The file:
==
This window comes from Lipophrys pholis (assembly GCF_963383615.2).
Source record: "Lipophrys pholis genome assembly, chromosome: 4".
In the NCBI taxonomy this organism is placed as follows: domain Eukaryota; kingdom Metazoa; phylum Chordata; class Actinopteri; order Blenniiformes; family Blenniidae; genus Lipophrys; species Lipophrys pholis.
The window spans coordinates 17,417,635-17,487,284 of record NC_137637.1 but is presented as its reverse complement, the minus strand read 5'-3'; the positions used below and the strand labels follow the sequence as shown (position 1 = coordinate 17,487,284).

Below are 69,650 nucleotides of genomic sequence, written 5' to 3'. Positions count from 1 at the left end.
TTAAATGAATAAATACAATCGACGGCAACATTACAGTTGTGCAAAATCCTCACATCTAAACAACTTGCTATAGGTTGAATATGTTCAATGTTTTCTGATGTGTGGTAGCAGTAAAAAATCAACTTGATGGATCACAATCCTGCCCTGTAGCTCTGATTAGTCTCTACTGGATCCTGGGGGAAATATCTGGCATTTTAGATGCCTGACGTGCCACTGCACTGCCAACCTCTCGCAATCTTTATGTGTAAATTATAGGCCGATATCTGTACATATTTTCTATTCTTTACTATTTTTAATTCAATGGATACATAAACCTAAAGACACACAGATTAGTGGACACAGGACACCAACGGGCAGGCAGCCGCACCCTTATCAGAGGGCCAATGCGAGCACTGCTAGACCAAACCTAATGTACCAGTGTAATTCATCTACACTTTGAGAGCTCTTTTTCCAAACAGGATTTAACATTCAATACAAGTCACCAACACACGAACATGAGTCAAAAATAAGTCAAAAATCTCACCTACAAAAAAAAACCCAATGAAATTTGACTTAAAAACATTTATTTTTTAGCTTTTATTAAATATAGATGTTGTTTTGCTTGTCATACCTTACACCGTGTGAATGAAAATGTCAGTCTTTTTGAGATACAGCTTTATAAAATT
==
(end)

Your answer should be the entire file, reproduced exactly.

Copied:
This window comes from Lipophrys pholis (assembly GCF_963383615.2).
Source record: "Lipophrys pholis genome assembly, chromosome: 4".
In the NCBI taxonomy this organism is placed as follows: domain Eukaryota; kingdom Metazoa; phylum Chordata; class Actinopteri; order Blenniiformes; family Blenniidae; genus Lipophrys; species Lipophrys pholis.
The window spans coordinates 17,417,635-17,487,284 of record NC_137637.1 but is presented as its reverse complement, the minus strand read 5'-3'; the positions used below and the strand labels follow the sequence as shown (position 1 = coordinate 17,487,284).

Below are 69,650 nucleotides of genomic sequence, written 5' to 3'. Positions count from 1 at the left end.
TTAAATGAATAAATACAATCGACGGCAACATTACAGTTGTGCAAAATCCTCACATCTAAACAACTTGCTATAGGTTGAATATGTTCAATGTTTTCTGATGTGTGGTAGCAGTAAAAAATCAACTTGATGGATCACAATCCTGCCCTGTAGCTCTGATTAGTCTCTACTGGATCCTGGGGGAAATATCTGGCATTTTAGATGCCTGACGTGCCACTGCACTGCCAACCTCTCGCAATCTTTATGTGTAAATTATAGGCCGATATCTGTACATATTTTCTATTCTTTACTATTTTTAATTCAATGGATACATAAACCTAAAGACACACAGATTAGTGGACACAGGACACCAACGGGCAGGCAGCCGCACCCTTATCAGAGGGCCAATGCGAGCACTGCTAGACCAAACCTAATGTACCAGTGTAATTCATCTACACTTTGAGAGCTCTTTTTCCAAACAGGATTTAACATTCAATACAAGTCACCAACACACGAACATGAGTCAAAAATAAGTCAAAAATCTCACCTACAAAAAAAAACCCAATGAAATTTGACTTAAAAACATTTATTTTTTAGCTTTTATTAAATATAGATGTTGTTTTGCTTGTCATACCTTACACCGTGTGAATGAAAATGTCAGTCTTTTTGAGATACAGCTTTATAAAATT